March 2006 (Issue No. 159)

AG 159 March 2006 Cover

Issue Highlights

Leo Kottke talks about learning to play with other musicians, tone production, and picking technique. How to order a custom guitar. Patty Larkin turns the spotlight on women guitarists with La Guitara, a wide-ranging collection of captivating performances by female instrumentalists. Five songs to play, including "Eighth of January." Private lesson with Andrew Hardin. Chris Whitley, 1960-2005. Spotlight on country-blues guitarist Terry Robb. Help your kids learn to play guitar. Open-string blues lesson. Alternative tonewoods basics. A look at Larson Brothers Instruments. Expand your fingerstyle arrangements. And more!

Featured Songs

Take Me Home, Country Roads - John Denver

Open-String Blues - Pete Madsen

Cherry County - Leo Kottke

Eighth of January - Traditional, arr. by Eric Lugosch

Strange Brew - Cream

In This Issue

Along with John Fahey, Bert Jansch, and John Renbourn, Leo Kottke invented contemporary fingerstyle guitar in the early '70s. After nearly 40 years as a soloist, he's recently been reshaping his music in a duo with former Phish bassist Mike Gordon. In this exclusive interview, the veteran guitarist talks about learning to play with other musicians, tone production, and picking technique. By Teja Gerken.

If you've searched guitar shops high and low, but still can't find your ultimate guitar, perhaps a custom instrument is the cure for your blues. If you carefully limit your options, find a reference instrument so you can talk to your luthier in a meaningful way about the sound you want, and resist the urge to get too fancy, you'll be well on your way to getting the guitar of your dreams. By Richard Johnston.

Patty Larkin turns the spotlight on women guitarists with La Guitara, a wide-ranging collection of captivating performances by female instrumentalists. Read the interview with Larkin and tour mates Kaki King, Muriel Anderson, and Mimi Fox. By Dan Ouellette.

Take Me Home, Country Roads. Words and music by John Denver, Bill Danoff, and Taffy Nivert.

A Private Lesson with Andrew Hardin. Tom Russell's longtime lead guitarist demonstrates some of his hot, country-rock lead lines, full of multiple slurs and ringing scale tones. By David Hamburger.

Breedlove C25 Passport Short-Scale Guitar. A chiming, expertly crafted little acoustic-electric that's perfect for the road—and for expanding your sound palette. By Michael John Simmons.
Epiphone AJ-500RC 12-Fret. Vintage vibe, remarkably complex tones, and unusual dimensions come together in a dreadnought that's well suited to fingerstyle playing. By Teja Gerken.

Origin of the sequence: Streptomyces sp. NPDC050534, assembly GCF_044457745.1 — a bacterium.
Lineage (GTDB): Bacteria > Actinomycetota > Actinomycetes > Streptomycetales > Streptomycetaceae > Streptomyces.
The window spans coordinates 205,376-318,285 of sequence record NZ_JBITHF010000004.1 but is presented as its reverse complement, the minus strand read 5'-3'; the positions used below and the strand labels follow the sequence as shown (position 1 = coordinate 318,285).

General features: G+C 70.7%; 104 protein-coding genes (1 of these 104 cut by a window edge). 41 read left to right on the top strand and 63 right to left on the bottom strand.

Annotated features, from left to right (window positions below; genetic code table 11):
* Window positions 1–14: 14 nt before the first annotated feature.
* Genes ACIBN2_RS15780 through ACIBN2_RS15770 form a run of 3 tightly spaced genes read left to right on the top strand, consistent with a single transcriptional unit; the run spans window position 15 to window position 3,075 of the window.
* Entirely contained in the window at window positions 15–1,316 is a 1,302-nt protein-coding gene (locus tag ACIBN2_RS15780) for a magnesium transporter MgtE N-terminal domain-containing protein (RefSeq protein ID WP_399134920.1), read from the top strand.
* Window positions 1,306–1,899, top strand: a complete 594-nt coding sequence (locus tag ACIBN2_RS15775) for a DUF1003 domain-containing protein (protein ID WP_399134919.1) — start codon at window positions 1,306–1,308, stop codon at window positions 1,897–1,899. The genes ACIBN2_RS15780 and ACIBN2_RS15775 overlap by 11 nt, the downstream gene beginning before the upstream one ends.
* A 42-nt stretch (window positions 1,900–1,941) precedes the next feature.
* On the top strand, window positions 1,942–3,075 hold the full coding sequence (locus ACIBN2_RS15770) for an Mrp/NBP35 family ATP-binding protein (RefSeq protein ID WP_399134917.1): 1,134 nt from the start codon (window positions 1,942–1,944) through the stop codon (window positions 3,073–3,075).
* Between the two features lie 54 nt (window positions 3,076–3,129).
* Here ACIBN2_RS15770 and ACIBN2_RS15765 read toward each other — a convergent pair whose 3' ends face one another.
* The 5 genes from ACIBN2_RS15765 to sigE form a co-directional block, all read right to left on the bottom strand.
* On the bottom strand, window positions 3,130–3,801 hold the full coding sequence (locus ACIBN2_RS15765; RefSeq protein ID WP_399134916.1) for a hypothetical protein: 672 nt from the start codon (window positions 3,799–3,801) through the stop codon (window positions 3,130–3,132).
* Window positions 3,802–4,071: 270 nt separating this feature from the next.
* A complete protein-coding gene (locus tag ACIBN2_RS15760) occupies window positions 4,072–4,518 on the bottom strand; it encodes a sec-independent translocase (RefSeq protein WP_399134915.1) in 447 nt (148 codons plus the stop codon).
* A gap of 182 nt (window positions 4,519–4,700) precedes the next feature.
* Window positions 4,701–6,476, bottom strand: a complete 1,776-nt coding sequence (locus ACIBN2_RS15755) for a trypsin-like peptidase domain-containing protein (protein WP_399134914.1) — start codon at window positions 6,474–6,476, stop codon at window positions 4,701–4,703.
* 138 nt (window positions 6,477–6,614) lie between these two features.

SansAmp Para Driver. A simple yet deceptively versatile direct box that'll make your flattop—and just about any other instrument—sparkle with life. 



In Memory
Chris Whitley, 1960-2005The rebel slide man wrote original National anthems by changing his sound and sidestepping categories from one album to the next. By Jeffrey Pepper Rodgers.

Terry Robb. The veteran guitarist takes a "more is more" approach by incorporating Django Reinhardt flourishes, Impressionist harmonies, and jazzy modes into his country-blues picking. By Steve Boisson.

Help Your Kids Learn to Play. Once you've found them a teacher, you can help set realistic goals, minimize frustration, keep instruments handy, and find music that will inspire them. By Jack Tuttle.

Open-String Blues. Are your blues solos sounding like a bunch of scale fragments? Add open strings to the pentatonic blues scale and create a whole new batch of blues licks. By Pete Madsen.

Forest of Sound. Today's guitarists can choose from a larger variety of tonewoods than ever before. Spruce and rosewood are still viable choices for many guitarists, but you may also want to check out the growing list of alternative woods now available for guitarmaking. By Richard Johnston.

Turn It Up. Experiment with EQ, volume settings, and placement, and your acoustic amp can become a portable mini-PA that sounds great and is easy to use. By Doug Young.

Reader's Rig
Reformed headbanger/electronic-raver Randy Collins slaps, taps, and delicately fingerpicks his treasured McIlroy A25C grand concert. 

Windy City Innovators. The Larson Brothers built some of the finest guitars of the early 20th century. Through brands like Prairie State and Euphonon, their unique instruments provide a tonally rich alternative to vintage favorites. By Michael Wright.

Late Bloomer. After taking up guitar in his 40s, Matthew Haavisto dove right into the high-end guitar world, with guitars by Sergei de Jonge, Lowden, and John Kinnaird that fit his fondness for traditional folk fingerstyle. By Michael John Simmons.

Darden Smith, Field of CrowsBy Judith Edelman.
Lenny Breau, Guitar Sounds From Lenny Breau. By Ron Forbes-Roberts.
Precious Bryant, My Name Is Precious. By Ian Zack.
The Marc Atkinson Trio, III. By Michael John Simmons.
Wilco, Kicking Television: Live in Chicago. By Derk Richardson.
David Wilcox and Nance Pettit, Out Beyond Ideas: Songs for Peace. By Phil Catalfo.
Jake Shimabukuro, Dragon. By Kenny Berkowitz.
Richard Julian, Slow New York. By Judith Edelman.
Cherish the Ladies, Woman of the House. By Sue Thompson.

Expand Your Fingerstyle Arrangements. Cultivate your own arrangements with a few simple techniques: play the melody in two octaves, experiment with different bass lines, and create variations with melodic fragments. By Eric Lugosch.

Strange Brew. Words and music by Eric Clapton, Felix Pappalardi, and Gail Collins, from the Cream recording Disraeli Gears. By Mark Hanson.

1992 Stefan Sobell Model 1 Sicilian. A gorgeous guitar built for fingerstyle virtuoso Martin Simpson. By Buck Curran.

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